Browsing: History

Taking our “Here’s Why” from the paper to the blog. An explanation for why something is the way it is in the Air Force/military. The protocol for pilots who’ve been shot down has changed from one war to the next: In Korea and Vietnam, for example, a pilot would most likely use Survival, Evasion, Resistance and Escape (SERE), an Air Force program best known to provide any military member with the skills to evade capture, survive, while remaining under the military code of conduct.  It even proved useful for fighter pilot Scott Francis O’Grady, who used the skill for six…

Taking our “Here’s Why” from the paper to the blog. An explanation for why something is the way it is in the Air Force/military. If you’ve ever been a cadet at the Air Force Academy, or just an attendee at an Academy football game, you’ve probably heard the Falcon Fight song: Fly ye Falcons down the field; Tear the enemy asunder! Bare your talons, make them yield; Give them all your thunder! Spread your strong wings high and wide; Fight for victory! Never say die, keep flying high For your Air Force Academy! This all had to do with retired…

Taking our “Here’s Why” from the paper to the blog. An explanation for why something is the way it is in the Air Force/military. Saluting. Something so common in the military that service members don’t even have to think twice. But does it always require the right hand? According to the Naval Officers Guide, “You will normally salute with your right hand, unless an injury or other reason makes this impracticable, in which case you should salute with your left hand. The custom of offering left-handed salutes under such circumstances is unique to the Navy and Marine Corps; Army and…

“These experiences become engrained in your mind, and never go away.” March 29, 1973, marks the day when then-Capt. Robert Certain was released from a Hanoi prison during Operation Homecoming. “Every year between Christmas and Easter becomes an anxious time for me remembering those Prisoner of War days,” Certain said in an interview with Air Force Times. This year marks the 40th anniversary of his release. On Dec. 18, 1972, President Nixon ordered a campaign against military targets in the cities of Hanoi and Haiphong during the Vietnam War, known as Linebacker II. A part of the 340th Bombardment Squadron…

The Cold War nearly exploded 50 years ago this week when the  U.S.learned that the Soviet Union was placing nuclear missiles in Cuba. On Oct. 22, 1962, North American Aerospace Defense Command went on alert for more than 36 days, the longest air defense alert since the wend of World War II, according to a NORAD news story. NORAD’s role would have been to support any invasion of Cuba and defend air bases in Florida, the news story says. “About 150 NORAD fighter jets were stationed in Florida on a five-minute alert along with 12 Army air defense batteries, 18…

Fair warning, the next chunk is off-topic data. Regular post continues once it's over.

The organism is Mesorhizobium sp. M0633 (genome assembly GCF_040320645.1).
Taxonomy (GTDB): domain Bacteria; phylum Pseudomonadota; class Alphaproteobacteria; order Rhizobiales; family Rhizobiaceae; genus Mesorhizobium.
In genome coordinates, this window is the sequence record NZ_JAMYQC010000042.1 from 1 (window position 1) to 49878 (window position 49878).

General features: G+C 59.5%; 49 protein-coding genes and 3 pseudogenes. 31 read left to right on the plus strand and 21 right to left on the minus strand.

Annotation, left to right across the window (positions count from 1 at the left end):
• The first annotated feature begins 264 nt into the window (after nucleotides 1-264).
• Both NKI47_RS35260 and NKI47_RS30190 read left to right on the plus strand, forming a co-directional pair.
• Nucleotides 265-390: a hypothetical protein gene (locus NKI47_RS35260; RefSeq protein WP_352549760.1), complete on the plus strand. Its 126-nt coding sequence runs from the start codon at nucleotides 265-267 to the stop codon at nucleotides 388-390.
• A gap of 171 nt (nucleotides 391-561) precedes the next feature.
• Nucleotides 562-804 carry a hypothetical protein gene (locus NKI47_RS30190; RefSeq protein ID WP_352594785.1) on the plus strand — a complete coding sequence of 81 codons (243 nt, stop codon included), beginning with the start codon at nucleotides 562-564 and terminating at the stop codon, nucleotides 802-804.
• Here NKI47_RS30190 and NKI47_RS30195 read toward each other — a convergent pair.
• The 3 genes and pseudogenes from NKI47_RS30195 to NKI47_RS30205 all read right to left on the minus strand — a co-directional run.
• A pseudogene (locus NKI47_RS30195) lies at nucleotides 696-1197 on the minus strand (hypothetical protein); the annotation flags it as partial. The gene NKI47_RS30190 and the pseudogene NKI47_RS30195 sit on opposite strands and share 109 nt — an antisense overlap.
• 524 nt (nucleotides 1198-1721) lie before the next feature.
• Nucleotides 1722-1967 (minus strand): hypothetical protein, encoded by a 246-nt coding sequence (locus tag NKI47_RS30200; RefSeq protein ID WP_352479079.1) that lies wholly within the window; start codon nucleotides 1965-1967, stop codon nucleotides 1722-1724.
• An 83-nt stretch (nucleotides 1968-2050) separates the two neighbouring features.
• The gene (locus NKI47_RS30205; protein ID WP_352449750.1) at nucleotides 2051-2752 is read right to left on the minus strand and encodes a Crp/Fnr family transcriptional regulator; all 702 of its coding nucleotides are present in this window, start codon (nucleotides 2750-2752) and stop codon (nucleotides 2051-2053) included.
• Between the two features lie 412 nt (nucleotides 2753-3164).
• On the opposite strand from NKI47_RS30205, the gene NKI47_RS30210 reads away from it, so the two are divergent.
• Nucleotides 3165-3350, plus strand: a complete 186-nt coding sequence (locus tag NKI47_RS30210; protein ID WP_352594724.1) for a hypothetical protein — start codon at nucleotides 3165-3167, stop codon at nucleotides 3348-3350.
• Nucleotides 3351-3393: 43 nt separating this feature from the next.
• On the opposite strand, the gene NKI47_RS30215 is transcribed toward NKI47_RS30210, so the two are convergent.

Whether aliens exist or not, the Air Force may have once tried to reach them. The National Archives published parts of recently declassified records from the Aeronautical Systems Division in a document titled, “USAF Project 1794.” Dated in 1956, this document shows the Air Force’s goal to build a supersonic flying … something. According to the National Archives blog, the Air Force had contracted the work out to a Canadian company, Avro Aircraft Ltd. in Ontario, to construct the disk-shaped craft. The “saucer” was designed to be a vertical take-off and landing plane designed to reach a top speed of…

A Maine resident says he’s sure that an old plane ejection seat carried off a western Maine mountain a couple of weeks ago belongs to an Air Force B-52C trainer that crashed in 1963, according to the Bangor Daily News. Pete Pratt, who belongs to a club behind a memorial to the crash, said he will contact the airplane or seat manufacturer to see if serial numbers taken from the historical find can be traced to its position within the jet plane, the Bangor paper reported. He wants to know if the person who was in the seat was one…

A recent study from the American Enterprise Institute concluded that the U.S. Air Force lacks the stealth aircraft to successfully fight China. One expert told Air Force Times it is unlikely China and the  U.S. would ever go to war because their two economies are so interconnected, but a reader pointed out afterward that people said the same thing about Great Britain and Germany, which came to blows twice in the last century. Prior to World War I, Germany’s biggest trading partners were Britain and France while Germany was also one of the biggest investors in Russia, giving rise to…

Youtube user “PastYears” just uploaded this video of a Lockheed EC-121T Warning Star Super Constellation taking off for the first time in, according to the cameraman, 15 years. Pretty nice look at history. The Air Force retired the last EC-121 in 1978.

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